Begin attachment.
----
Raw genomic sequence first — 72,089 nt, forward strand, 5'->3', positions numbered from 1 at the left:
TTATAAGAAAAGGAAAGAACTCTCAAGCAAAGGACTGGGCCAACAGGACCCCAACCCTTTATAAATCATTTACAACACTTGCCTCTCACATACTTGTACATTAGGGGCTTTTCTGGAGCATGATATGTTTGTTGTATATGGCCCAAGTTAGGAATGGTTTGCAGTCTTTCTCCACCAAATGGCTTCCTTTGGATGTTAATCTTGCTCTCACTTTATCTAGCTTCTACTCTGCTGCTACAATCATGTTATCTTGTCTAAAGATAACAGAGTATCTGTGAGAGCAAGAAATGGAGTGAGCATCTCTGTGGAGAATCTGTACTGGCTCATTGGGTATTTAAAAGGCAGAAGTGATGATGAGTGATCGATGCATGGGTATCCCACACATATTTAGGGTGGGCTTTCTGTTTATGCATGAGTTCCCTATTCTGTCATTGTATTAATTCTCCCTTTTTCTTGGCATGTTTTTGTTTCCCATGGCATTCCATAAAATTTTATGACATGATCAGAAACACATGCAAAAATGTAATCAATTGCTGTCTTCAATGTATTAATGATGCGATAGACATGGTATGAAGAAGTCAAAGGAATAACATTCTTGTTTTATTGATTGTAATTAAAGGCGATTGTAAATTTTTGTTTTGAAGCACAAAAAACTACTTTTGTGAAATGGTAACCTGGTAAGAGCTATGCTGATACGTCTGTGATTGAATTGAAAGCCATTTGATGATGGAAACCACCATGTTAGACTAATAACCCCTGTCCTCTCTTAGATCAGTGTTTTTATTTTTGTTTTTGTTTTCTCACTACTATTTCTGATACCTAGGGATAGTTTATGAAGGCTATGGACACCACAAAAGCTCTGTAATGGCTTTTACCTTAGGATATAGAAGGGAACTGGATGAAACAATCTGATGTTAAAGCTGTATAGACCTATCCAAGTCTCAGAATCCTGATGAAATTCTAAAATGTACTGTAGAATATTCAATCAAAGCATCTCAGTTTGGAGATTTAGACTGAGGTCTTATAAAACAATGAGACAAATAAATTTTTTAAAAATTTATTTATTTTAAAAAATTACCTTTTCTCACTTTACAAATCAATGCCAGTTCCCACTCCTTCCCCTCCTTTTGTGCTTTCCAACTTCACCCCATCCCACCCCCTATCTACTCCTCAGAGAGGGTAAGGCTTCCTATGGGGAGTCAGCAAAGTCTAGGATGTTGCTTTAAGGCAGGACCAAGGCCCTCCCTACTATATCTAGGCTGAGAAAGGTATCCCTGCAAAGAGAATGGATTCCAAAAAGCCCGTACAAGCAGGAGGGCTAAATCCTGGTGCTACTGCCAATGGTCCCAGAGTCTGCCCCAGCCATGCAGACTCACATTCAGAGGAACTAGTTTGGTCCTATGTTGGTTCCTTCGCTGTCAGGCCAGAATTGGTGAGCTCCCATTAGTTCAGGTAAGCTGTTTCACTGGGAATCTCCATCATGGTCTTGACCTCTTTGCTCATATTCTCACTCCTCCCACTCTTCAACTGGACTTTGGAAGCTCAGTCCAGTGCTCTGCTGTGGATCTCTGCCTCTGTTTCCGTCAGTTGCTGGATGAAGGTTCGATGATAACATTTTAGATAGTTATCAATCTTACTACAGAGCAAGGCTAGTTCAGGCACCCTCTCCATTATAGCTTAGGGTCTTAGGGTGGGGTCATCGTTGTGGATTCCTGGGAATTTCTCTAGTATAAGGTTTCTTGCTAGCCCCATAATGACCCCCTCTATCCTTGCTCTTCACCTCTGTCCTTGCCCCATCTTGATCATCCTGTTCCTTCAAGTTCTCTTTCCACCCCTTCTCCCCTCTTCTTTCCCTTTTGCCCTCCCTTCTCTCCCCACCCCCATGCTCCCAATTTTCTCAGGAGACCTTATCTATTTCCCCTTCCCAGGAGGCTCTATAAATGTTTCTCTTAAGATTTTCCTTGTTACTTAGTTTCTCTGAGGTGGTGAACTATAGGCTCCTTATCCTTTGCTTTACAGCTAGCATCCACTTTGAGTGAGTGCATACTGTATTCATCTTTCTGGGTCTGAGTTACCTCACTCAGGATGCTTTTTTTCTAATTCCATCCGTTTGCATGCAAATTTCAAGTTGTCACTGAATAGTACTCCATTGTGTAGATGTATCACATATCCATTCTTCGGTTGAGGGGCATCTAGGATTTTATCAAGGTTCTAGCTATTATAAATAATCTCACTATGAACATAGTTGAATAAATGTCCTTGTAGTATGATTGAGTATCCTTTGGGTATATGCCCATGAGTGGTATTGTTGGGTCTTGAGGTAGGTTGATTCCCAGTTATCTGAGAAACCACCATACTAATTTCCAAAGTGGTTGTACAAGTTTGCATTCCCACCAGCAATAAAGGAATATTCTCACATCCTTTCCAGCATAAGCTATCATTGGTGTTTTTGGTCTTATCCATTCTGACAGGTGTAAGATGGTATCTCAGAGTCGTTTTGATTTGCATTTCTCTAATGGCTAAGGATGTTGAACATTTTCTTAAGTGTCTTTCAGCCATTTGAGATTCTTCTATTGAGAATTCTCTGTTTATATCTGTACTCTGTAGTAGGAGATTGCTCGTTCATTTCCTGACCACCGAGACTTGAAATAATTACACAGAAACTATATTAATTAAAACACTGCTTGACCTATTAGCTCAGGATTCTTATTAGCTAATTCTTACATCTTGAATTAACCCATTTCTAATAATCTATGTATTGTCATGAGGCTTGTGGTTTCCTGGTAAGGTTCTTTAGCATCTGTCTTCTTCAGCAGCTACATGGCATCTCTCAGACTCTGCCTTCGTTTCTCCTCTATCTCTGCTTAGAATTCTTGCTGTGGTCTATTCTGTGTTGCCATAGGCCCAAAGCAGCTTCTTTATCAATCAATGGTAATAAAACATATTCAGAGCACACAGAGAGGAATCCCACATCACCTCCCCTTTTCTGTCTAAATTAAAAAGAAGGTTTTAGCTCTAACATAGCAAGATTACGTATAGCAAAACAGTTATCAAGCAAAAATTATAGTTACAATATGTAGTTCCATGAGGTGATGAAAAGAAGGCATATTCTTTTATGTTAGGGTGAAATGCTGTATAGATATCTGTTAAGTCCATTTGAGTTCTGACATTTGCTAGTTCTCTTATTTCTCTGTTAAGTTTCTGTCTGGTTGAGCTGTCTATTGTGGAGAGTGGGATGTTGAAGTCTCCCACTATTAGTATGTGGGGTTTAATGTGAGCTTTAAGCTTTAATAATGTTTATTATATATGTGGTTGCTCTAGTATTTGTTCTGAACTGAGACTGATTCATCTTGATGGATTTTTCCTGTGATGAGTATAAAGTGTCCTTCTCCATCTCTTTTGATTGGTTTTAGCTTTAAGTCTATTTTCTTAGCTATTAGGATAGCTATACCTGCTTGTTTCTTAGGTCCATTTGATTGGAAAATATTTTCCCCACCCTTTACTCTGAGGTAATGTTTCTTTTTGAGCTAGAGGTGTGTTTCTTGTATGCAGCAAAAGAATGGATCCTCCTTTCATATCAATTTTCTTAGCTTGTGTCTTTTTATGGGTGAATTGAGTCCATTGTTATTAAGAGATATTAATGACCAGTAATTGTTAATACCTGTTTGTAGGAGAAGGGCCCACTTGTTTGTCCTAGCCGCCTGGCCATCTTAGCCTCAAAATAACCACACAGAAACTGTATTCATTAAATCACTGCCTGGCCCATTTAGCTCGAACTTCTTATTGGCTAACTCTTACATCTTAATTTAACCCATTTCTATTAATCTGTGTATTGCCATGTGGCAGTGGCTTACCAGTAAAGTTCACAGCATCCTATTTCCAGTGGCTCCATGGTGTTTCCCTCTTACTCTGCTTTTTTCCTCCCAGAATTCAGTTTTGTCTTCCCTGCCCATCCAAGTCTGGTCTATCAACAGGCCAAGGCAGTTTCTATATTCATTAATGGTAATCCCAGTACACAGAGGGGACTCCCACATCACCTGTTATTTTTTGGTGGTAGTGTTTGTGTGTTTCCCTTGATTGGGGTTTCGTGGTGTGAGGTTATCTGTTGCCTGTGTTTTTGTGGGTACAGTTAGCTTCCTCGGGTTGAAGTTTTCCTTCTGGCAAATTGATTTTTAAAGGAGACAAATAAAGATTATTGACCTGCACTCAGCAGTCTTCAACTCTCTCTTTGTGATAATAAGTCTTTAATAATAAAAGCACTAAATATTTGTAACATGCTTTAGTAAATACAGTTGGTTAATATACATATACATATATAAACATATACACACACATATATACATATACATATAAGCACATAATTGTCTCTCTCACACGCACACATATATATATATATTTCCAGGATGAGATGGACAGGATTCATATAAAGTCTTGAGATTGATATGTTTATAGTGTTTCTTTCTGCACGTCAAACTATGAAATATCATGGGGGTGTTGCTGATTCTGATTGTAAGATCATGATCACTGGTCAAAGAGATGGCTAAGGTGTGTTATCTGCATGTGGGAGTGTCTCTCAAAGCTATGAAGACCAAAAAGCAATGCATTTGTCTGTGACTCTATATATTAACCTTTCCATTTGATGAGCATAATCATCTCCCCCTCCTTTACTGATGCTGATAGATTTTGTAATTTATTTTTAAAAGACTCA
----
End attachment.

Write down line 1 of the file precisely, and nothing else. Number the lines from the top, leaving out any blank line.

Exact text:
Raw genomic sequence first — 72,089 nt, forward strand, 5'->3', positions numbered from 1 at the left: